The Latest

Why They Call It Madness

Through play we can engage in battle with others without real-world consequences. Or we can experience strong feelings without putting ourselves in dangerous situations. Play happens in an imaginary world, a world that doesn't count. That's true, but it's also false.

Brand vs. Generic: When It Matters (And What To Do When It Does)

Generics are supposed to be deemed bioequivalent, which means they should have the same amount of active ingredient as their brand counterparts as demonstrated on healthy volunteers. They do not test whether they actually work or not (i.e. efficacy/effectiveness).

Sensitivity Training: A Poem a Day

Sharing a poem with family and friends proves an excellent way for all ages to stay in touch. Here are ten poems to tease you into the game. Brief and cutting to the core, a daily dose of poetry is good for the heart.

How to Feel Good When Things Go Bad

Life’s twists and turns can be scarier than any rollercoaster ride out there. Whether you are faced with a lost job, failed health, or personal rejection, such a blow can knock you off your feet. And you might find it almost impossible to get up, never mind feel good about moving on. But, you can get yourself up and back on a good path with self-affirmation.

Why Didn’t I Get That Job?

By Carl Beuke Ph.D. on March 26, 2012 in You're Hired
In the aftermath of an unsuccessful job interview, most people are too busy being disappointed to ask the questions that can pave the road to getting the job they want. Here’s how to be different.

Adolescence and Entitlement

Because they can go hand in hand, the connection between adolescent willfulness and entitlement is important to understand.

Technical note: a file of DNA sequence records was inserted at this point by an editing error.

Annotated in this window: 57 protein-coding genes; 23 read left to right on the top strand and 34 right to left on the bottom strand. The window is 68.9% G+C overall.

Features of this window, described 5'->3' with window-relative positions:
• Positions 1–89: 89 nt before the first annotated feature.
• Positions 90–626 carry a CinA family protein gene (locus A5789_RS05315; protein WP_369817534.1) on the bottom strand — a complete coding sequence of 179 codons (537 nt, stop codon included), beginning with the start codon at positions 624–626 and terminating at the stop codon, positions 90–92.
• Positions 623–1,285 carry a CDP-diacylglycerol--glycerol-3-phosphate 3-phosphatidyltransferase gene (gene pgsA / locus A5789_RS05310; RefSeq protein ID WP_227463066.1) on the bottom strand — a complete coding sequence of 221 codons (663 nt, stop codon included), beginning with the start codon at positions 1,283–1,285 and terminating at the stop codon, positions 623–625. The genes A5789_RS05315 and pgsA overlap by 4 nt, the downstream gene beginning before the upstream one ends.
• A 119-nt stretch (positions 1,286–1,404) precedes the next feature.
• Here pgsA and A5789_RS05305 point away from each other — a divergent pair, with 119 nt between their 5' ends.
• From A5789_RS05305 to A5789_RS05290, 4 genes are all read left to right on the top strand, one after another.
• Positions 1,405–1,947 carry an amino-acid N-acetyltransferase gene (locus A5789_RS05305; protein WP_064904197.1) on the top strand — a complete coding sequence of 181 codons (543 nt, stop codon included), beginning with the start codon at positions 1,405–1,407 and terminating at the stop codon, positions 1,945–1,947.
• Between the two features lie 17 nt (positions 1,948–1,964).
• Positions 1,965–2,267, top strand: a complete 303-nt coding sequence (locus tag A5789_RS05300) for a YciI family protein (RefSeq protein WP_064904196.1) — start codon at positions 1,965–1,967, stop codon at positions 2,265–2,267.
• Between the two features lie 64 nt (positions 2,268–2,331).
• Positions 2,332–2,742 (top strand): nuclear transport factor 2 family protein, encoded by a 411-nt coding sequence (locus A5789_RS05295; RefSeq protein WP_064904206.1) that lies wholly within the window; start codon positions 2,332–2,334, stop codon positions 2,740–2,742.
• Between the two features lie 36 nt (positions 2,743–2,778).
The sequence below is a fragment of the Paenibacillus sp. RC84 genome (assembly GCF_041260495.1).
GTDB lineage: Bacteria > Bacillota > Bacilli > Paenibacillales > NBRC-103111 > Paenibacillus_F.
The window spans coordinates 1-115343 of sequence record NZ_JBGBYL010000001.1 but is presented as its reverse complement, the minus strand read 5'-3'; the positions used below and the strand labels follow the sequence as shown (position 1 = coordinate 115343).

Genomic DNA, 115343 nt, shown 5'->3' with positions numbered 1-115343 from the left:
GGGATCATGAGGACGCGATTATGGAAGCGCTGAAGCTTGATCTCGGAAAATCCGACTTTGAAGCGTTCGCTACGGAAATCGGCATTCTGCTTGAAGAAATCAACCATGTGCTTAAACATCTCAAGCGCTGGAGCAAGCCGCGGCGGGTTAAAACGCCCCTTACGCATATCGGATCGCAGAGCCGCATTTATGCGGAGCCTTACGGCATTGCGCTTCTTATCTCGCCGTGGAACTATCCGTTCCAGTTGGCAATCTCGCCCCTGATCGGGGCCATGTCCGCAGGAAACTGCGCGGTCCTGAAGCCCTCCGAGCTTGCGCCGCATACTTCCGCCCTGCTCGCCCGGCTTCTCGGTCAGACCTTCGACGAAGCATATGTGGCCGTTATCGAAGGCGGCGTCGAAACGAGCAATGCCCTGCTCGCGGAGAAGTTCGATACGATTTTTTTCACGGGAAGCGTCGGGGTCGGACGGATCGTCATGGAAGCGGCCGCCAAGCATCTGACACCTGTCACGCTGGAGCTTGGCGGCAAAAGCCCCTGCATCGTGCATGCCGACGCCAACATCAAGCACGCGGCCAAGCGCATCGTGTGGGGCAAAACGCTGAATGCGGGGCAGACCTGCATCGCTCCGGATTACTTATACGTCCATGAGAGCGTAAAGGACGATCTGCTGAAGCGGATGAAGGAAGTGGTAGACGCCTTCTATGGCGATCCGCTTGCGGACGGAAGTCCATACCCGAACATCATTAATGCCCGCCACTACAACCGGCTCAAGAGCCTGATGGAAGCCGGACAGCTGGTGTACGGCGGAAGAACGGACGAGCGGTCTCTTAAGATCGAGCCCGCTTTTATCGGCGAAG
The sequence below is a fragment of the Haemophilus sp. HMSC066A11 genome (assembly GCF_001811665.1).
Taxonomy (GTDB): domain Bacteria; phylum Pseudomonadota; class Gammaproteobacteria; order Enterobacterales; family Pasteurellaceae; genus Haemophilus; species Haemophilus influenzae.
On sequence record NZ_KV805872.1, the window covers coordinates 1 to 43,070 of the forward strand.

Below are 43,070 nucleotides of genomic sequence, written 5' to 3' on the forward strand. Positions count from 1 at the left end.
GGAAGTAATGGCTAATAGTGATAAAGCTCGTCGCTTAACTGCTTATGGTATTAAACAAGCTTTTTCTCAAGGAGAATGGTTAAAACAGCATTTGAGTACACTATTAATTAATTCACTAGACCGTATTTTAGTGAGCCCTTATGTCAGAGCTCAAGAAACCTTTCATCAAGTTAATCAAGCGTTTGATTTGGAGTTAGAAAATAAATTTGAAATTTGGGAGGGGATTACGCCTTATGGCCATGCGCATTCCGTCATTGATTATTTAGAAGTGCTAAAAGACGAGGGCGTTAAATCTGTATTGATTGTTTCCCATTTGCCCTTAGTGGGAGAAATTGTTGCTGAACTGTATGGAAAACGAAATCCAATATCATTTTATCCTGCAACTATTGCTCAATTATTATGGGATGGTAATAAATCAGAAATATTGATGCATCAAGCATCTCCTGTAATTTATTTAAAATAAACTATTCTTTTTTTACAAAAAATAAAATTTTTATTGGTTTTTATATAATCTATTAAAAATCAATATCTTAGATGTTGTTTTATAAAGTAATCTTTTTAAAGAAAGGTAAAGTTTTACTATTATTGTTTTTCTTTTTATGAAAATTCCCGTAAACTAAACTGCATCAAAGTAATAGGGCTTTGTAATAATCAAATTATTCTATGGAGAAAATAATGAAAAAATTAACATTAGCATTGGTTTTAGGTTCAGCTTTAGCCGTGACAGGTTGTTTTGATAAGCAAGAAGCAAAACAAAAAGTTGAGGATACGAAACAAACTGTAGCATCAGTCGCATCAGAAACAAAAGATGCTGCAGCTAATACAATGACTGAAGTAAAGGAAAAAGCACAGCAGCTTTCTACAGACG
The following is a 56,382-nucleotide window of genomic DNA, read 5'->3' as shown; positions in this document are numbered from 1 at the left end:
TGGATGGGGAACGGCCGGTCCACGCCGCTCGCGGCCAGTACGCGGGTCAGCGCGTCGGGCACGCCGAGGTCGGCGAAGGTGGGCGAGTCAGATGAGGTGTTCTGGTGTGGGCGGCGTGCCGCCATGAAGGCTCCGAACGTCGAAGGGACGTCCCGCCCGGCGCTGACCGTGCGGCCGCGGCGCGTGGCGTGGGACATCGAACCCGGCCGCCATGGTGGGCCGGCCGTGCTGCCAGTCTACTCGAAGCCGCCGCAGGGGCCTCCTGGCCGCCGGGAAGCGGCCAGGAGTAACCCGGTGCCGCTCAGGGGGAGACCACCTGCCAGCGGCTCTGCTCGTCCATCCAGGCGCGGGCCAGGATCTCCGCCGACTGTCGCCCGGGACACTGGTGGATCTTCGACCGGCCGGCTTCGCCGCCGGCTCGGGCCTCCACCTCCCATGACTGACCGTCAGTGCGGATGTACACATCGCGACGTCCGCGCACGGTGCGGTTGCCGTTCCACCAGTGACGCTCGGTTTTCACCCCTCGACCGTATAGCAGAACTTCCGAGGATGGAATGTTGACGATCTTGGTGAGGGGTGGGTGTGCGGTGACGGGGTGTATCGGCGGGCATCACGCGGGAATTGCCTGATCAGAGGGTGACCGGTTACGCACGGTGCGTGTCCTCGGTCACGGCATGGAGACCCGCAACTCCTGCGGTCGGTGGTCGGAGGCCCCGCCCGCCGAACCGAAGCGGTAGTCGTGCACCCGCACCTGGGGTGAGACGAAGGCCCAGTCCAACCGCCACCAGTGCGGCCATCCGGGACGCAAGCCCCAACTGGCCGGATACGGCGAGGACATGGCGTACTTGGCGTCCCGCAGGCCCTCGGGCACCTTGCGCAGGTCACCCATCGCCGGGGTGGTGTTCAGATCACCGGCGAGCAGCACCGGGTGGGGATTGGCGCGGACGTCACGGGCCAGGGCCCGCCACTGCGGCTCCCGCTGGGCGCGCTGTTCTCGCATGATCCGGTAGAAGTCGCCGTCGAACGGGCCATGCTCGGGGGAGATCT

Online Dating May Lead to Love, But Has Its Perils Too

While online dating may be the most efficient and effective way for many people to meet a potential mate, dating strangers involves some level of risk, and the anonymity provided by the internet can make it easier for scammers and individuals with a history of violence to hide their true identities and motives.

Navigating the Tough Topics

By Amy Przeworski Ph.D. on March 25, 2012 in Don't Worry, Mom
How do kids cope with the news of threats to their safety stemming from other children, natural disasters, and terrorism? Are we creating a generation of kids who will worry about their own safety constantly? How to talk to kids about the tough topics.

The Ghost Constructed by the Machine

The physical characteristics of the human body place severe constraints on how the brain computes the mind, thereby shaping the ghost constructed by the machine.

Medical Jargon: Part 3

Last posting in a 3-part series on medical jargon.

Ever Feel Guilt Towards an Inanimate Object? Throw It OUT!

Anything that makes me feel guilty when I look at it is going to Goodwill or The Salvation Army. It might be able to do somebody else some good instead of giving me the evil eye. Giving it away will be a gift to myself.

The Illusion Of Permanence